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The One Simple Trick That Makes Any Meal Healthier, Say Dietitians

Want to eat healthier, but no idea how to get started? This tip makes it easy!
FACT CHECKED BY Kiersten Hickman

Sometimes it feels like every single person has an opinion of what it's like to eat healthier. And while those specific tips work for those individuals, it doesn't make it easier for someone who's looking to start their journey towards better health. If you find yourself stuck in a place where you want to eat healthier but have no idea where to start, Meghan Sedivy, RD, LDN, who is also Fresh Thyme Market's Corporate Registered Dietitian and Health & Wellness Strategy Manager, has a simple trick you can try that will make any meal healthier.

Her tip? Fill half of your plate with fruits and vegetables. Instead of limiting yourself to only eating "healthy" foods and ditching your favorite meals, simply portion out your plate so you can still eat the foods you love, while also filling up your meal with nutritious and healthy produce.

Here's are some easy ways to make that happen on your plate, and for some healthy recipe inspiration, check out our list of 100 Easiest Recipes You Can Make.

Fill half your plate with produce for a healthier meal.

"Making simple swaps in your meals is an easy way to make them healthier," says Sedivy. "For example, I love making half my plate fruits and vegetables, while the other half balances out the protein and carbohydrate components of my meal."

This particular plate method accurately resembles the MyPlate Dietary Guidelines from the USDA, which is a generic nutritional guideline anyone can use in order to put together a healthier plate for every meal. Plus, it's an easy guideline to remember—just fill half your plate with colorful produce, and voila! A healthier meal.

Why does this make your meal healthier? It's all due to the boost in nutritional value you get from the produce that's on your plate.

"Filling half my plate with fruits and vegetables ensures my meals are filled with a variety of vitamins, minerals, antioxidants, and fiber," says Sedivy.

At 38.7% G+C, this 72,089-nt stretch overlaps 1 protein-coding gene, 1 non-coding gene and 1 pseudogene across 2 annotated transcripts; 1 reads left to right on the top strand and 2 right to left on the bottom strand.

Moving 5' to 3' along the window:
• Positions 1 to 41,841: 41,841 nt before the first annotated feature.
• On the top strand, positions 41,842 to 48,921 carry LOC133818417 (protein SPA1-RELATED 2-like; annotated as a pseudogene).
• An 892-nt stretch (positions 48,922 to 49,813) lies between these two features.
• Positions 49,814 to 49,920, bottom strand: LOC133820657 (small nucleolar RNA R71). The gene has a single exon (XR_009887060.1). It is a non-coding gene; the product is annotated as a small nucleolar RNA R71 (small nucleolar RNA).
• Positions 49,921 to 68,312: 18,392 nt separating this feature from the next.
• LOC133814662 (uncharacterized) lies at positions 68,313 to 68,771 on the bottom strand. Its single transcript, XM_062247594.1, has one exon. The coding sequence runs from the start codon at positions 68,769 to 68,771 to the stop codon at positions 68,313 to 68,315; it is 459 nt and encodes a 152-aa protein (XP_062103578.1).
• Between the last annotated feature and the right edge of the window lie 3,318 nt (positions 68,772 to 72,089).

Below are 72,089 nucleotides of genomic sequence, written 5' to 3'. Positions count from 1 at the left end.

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Tips for adding more fruits and vegetables

While many fruits and vegetables will do for this half-plate method, Sedivy has a few clever tips in order to ensure you're always getting those fruits and vegetables without feeling like you're always stuck with filling your plate with a side salad.

"One of my favorite ways to add more produce to my meals is adding fresh veggies like mushrooms, spinach, and colorful bell peppers to an egg scramble or omelet to reap the benefits of a hearty meal filled with nutrients and fiber to fill up and keep full longer, not to mention it tastes delicious," she says.

Sedivy also recommends adding a variety of colors to your plate, in order to ensure a variety of health benefits with every meal.

"When filling your plate with fruits and vegetables, strive for a variety of colors," says Sedivy. "Each color represents different nutrients. Red produce, like tomatoes, is filled with lycopene, a powerful antioxidant, that may help reduce inflammation and promote gut health. Green foods, like Brussels sprouts, are naturally colored by chlorophyll and are an excellent source of vitamin K and potassium to promote heart health. Yellow veggies, like corn, are packed with lutein, vitamin A and vitamin C to promote healthy eye and immune function. A variety of colors ensures a nutrient-dense meal that you can feel good about."

Not sure what to add? Stocking up on some easy-to-eat vegetables makes filling up your plate an absolute breeze. Next time you're at the grocery store, grab a few bags of your favorite vegetables (baby carrots, cherry tomatoes, sugar snap peas, bell pepper slices, celery, etc.) and some of your favorite fruits (bananas, apples, berries, stone fruits, mango, etc.) and following this trick to healthier meals will be as simple as we make it sound! Here are the 15 Best Frozen Fruits & Vegetables to Keep on Hand.

More Healthy Eating Tips on Eat This, Not That!
Kiersten Hickman
Kiersten Hickman is a freelance health and nutrition journalist. Read more about Kiersten
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